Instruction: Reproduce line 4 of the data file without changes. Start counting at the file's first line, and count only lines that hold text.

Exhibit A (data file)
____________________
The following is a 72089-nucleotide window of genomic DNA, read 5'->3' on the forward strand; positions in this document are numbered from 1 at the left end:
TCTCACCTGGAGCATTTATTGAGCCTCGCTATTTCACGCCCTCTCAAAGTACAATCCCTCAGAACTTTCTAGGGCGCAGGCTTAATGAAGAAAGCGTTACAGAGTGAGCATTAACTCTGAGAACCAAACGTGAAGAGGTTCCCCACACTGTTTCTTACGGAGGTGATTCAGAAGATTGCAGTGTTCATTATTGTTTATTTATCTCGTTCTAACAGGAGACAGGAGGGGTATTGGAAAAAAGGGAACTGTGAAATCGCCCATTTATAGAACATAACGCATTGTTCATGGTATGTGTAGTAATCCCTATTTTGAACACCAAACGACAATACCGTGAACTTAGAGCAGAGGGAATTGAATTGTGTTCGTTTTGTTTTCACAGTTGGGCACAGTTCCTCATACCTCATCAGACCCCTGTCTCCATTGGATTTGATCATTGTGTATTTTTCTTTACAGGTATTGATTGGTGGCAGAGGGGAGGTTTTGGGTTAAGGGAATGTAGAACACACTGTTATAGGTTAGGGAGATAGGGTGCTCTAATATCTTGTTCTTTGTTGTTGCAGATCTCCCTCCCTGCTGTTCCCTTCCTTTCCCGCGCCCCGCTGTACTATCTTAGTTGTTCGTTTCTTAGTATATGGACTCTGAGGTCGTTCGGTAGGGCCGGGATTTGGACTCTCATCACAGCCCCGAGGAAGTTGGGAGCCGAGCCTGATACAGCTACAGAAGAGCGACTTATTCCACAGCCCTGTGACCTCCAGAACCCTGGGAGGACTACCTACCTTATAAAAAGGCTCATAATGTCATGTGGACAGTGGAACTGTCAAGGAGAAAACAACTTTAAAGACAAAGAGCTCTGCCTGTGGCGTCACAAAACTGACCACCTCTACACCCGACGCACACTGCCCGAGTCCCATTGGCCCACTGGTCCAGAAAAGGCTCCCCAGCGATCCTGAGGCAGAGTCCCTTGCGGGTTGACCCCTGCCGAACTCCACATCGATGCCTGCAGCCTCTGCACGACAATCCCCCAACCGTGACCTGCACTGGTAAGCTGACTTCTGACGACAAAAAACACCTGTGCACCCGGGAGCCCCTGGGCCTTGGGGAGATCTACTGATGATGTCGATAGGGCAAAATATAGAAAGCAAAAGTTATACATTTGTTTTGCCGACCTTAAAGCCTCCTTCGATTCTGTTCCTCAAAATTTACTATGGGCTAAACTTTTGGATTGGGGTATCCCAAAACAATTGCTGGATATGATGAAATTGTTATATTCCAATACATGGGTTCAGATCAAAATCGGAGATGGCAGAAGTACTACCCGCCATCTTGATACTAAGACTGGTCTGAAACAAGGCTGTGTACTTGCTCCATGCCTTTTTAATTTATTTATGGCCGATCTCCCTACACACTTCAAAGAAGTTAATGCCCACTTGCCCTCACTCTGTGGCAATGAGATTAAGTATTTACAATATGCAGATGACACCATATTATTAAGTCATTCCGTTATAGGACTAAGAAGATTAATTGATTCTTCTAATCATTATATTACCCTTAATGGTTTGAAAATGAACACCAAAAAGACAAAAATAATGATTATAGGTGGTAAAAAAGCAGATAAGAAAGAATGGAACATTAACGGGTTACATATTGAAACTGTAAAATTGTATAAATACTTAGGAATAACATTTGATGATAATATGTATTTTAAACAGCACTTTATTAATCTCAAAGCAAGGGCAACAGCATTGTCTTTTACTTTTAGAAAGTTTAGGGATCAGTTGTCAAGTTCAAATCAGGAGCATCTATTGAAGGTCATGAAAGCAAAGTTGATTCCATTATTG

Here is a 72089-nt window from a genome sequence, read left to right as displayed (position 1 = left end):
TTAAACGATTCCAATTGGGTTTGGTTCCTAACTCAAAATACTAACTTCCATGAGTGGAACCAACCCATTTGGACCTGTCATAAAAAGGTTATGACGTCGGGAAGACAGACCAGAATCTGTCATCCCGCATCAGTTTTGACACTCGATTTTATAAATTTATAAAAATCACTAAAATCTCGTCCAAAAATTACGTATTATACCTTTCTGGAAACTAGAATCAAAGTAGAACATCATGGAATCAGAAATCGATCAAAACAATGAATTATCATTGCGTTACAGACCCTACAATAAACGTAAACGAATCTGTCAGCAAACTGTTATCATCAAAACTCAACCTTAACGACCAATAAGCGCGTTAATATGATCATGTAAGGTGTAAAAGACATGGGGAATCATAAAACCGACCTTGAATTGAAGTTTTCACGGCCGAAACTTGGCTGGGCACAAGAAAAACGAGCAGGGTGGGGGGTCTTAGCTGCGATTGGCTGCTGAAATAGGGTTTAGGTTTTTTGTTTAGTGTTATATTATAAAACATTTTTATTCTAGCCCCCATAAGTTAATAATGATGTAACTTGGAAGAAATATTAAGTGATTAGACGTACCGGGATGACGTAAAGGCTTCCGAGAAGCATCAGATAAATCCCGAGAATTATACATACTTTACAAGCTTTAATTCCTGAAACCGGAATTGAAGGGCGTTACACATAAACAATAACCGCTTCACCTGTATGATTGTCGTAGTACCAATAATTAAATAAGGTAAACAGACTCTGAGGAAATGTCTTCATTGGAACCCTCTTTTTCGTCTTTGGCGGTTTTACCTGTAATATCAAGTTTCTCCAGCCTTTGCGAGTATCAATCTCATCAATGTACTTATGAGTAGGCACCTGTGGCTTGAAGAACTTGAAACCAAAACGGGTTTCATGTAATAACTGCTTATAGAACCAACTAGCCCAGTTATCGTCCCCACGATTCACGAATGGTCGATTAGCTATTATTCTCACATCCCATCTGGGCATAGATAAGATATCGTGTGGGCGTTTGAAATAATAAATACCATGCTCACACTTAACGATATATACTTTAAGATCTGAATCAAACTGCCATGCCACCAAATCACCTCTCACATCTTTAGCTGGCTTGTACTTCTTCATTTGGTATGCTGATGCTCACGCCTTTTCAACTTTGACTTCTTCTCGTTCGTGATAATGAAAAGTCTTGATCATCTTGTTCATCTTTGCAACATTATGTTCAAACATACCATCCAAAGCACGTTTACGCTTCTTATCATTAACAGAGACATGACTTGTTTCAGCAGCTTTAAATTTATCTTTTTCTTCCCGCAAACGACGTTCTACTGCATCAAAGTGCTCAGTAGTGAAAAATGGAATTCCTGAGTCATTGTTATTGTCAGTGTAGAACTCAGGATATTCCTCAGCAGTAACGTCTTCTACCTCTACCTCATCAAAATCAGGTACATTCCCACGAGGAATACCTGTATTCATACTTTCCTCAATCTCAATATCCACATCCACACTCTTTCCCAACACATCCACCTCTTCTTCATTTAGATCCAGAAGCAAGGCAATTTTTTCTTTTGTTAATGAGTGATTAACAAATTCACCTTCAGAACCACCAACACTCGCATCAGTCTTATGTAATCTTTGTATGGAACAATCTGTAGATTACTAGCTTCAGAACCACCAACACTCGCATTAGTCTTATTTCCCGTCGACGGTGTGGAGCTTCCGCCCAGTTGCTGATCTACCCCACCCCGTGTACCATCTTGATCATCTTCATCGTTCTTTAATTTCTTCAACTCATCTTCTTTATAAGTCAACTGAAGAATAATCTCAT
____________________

TTAAACGATTCCAATTGGGTTTGGTTCCTAACTCAAAATACTAACTTCCATGAGTGGAACCAACCCATTTGGACCTGTCATAAAAAGGTTATGACGTCGGGAAGACAGACCAGAATCTGTCATCCCGCATCAGTTTTGACACTCGATTTTATAAATTTATAAAAATCACTAAAATCTCGTCCAAAAATTACGTATTATACCTTTCTGGAAACTAGAATCAAAGTAGAACATCATGGAATCAGAAATCGATCAAAACAATGAATTATCATTGCGTTACAGACCCTACAATAAACGTAAACGAATCTGTCAGCAAACTGTTATCATCAAAACTCAACCTTAACGACCAATAAGCGCGTTAATATGATCATGTAAGGTGTAAAAGACATGGGGAATCATAAAACCGACCTTGAATTGAAGTTTTCACGGCCGAAACTTGGCTGGGCACAAGAAAAACGAGCAGGGTGGGGGGTCTTAGCTGCGATTGGCTGCTGAAATAGGGTTTAGGTTTTTTGTTTAGTGTTATATTATAAAACATTTTTATTCTAGCCCCCATAAGTTAATAATGATGTAACTTGGAAGAAATATTAAGTGATTAGACGTACCGGGATGACGTAAAGGCTTCCGAGAAGCATCAGATAAATCCCGAGAATTATACATACTTTACAAGCTTTAATTCCTGAAACCGGAATTGAAGGGCGTTACACATAAACAATAACCGCTTCACCTGTATGATTGTCGTAGTACCAATAATTAAATAAGGTAAACAGACTCTGAGGAAATGTCTTCATTGGAACCCTCTTTTTCGTCTTTGGCGGTTTTACCTGTAATATCAAGTTTCTCCAGCCTTTGCGAGTATCAATCTCATCAATGTACTTATGAGTAGGCACCTGTGGCTTGAAGAACTTGAAACCAAAACGGGTTTCATGTAATAACTGCTTATAGAACCAACTAGCCCAGTTATCGTCCCCACGATTCACGAATGGTCGATTAGCTATTATTCTCACATCCCATCTGGGCATAGATAAGATATCGTGTGGGCGTTTGAAATAATAAATACCATGCTCACACTTAACGATATATACTTTAAGATCTGAATCAAACTGCCATGCCACCAAATCACCTCTCACATCTTTAGCTGGCTTGTACTTCTTCATTTGGTATGCTGATGCTCACGCCTTTTCAACTTTGACTTCTTCTCGTTCGTGATAATGAAAAGTCTTGATCATCTTGTTCATCTTTGCAACATTATGTTCAAACATACCATCCAAAGCACGTTTACGCTTCTTATCATTAACAGAGACATGACTTGTTTCAGCAGCTTTAAATTTATCTTTTTCTTCCCGCAAACGACGTTCTACTGCATCAAAGTGCTCAGTAGTGAAAAATGGAATTCCTGAGTCATTGTTATTGTCAGTGTAGAACTCAGGATATTCCTCAGCAGTAACGTCTTCTACCTCTACCTCATCAAAATCAGGTACATTCCCACGAGGAATACCTGTATTCATACTTTCCTCAATCTCAATATCCACATCCACACTCTTTCCCAACACATCCACCTCTTCTTCATTTAGATCCAGAAGCAAGGCAATTTTTTCTTTTGTTAATGAGTGATTAACAAATTCACCTTCAGAACCACCAACACTCGCATCAGTCTTATGTAATCTTTGTATGGAACAATCTGTAGATTACTAGCTTCAGAACCACCAACACTCGCATTAGTCTTATTTCCCGTCGACGGTGTGGAGCTTCCGCCCAGTTGCTGATCTACCCCACCCCGTGTACCATCTTGATCATCTTCATCGTTCTTTAATTTCTTCAACTCATCTTCTTTATAAGTCAACTGAAGAATAATCTCAT